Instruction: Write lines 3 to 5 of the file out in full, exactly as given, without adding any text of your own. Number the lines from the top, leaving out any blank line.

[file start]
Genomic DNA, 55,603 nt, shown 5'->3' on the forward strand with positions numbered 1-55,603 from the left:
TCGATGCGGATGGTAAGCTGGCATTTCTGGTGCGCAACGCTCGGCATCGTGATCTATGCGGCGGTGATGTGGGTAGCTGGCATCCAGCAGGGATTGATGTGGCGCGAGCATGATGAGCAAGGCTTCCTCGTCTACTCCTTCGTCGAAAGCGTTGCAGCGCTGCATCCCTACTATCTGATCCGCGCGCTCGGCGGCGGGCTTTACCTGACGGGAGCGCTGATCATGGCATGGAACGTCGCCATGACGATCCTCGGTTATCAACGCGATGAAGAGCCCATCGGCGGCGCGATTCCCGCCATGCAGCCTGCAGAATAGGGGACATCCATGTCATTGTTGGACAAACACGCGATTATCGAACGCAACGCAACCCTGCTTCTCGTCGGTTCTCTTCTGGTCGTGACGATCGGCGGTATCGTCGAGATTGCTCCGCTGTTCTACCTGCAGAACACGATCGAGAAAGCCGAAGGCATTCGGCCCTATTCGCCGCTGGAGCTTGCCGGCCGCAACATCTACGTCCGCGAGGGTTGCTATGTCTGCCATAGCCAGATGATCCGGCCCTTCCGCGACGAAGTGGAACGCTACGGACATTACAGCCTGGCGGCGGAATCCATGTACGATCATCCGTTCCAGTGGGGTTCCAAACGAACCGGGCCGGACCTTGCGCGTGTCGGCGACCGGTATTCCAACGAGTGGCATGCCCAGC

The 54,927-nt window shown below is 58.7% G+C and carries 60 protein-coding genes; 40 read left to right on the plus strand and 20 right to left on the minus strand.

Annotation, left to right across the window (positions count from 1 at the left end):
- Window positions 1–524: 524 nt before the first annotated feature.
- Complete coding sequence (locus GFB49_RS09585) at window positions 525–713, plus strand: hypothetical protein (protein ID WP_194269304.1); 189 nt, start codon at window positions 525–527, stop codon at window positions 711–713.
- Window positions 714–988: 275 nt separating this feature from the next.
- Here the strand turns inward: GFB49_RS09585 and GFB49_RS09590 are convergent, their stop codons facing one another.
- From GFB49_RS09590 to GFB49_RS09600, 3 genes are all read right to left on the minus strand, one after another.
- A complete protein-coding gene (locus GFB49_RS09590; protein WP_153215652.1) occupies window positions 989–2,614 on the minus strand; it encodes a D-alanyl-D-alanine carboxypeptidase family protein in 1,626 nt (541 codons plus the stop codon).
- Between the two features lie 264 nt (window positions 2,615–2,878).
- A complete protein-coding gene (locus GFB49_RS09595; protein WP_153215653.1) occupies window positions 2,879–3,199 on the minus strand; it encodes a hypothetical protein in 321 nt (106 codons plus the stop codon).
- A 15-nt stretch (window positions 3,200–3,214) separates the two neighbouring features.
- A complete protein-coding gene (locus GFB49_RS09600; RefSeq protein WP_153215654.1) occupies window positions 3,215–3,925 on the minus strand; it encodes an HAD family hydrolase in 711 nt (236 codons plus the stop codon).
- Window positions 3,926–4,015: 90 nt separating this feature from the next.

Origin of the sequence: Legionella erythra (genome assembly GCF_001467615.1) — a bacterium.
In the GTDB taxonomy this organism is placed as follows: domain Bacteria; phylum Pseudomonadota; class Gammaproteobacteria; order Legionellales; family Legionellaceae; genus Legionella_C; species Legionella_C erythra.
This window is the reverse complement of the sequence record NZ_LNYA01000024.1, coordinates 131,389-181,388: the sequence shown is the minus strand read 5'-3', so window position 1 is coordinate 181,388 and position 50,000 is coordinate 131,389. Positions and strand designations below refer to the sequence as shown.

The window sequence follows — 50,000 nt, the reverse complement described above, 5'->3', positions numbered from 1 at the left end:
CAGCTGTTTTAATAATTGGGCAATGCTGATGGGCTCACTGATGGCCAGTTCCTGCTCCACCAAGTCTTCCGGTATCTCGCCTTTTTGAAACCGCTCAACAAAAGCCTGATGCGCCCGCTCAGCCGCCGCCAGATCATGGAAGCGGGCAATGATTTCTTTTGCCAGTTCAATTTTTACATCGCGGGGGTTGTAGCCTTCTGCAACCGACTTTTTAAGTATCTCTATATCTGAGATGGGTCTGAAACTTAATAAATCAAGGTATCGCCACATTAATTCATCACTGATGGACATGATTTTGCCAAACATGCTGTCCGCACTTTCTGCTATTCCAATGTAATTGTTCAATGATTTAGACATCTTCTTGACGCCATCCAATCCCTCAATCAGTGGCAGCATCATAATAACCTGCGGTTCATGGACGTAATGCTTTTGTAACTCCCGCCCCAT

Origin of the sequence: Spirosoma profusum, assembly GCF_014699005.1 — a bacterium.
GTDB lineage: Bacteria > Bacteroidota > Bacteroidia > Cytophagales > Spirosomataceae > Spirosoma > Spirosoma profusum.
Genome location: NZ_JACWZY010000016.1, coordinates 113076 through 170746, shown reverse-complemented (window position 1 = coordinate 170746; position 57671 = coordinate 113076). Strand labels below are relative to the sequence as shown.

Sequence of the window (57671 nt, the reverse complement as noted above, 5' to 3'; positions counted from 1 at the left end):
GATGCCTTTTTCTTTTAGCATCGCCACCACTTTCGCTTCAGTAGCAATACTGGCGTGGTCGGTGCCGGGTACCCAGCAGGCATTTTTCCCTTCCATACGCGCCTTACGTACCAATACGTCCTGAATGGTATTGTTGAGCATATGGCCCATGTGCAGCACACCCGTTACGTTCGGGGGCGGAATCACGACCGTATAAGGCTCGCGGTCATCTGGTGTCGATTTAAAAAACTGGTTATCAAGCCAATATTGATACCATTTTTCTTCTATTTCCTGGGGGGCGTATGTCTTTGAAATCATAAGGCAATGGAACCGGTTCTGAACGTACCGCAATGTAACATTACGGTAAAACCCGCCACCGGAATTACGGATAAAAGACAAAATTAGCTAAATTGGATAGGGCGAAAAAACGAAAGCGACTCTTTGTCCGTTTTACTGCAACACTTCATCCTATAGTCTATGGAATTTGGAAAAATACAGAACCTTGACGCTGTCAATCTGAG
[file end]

The 54,927-nt window shown below is 58.7% G+C and carries 60 protein-coding genes; 40 read left to right on the plus strand and 20 right to left on the minus strand.

Annotation, left to right across the window (positions count from 1 at the left end):
- Window positions 1–524: 524 nt before the first annotated feature.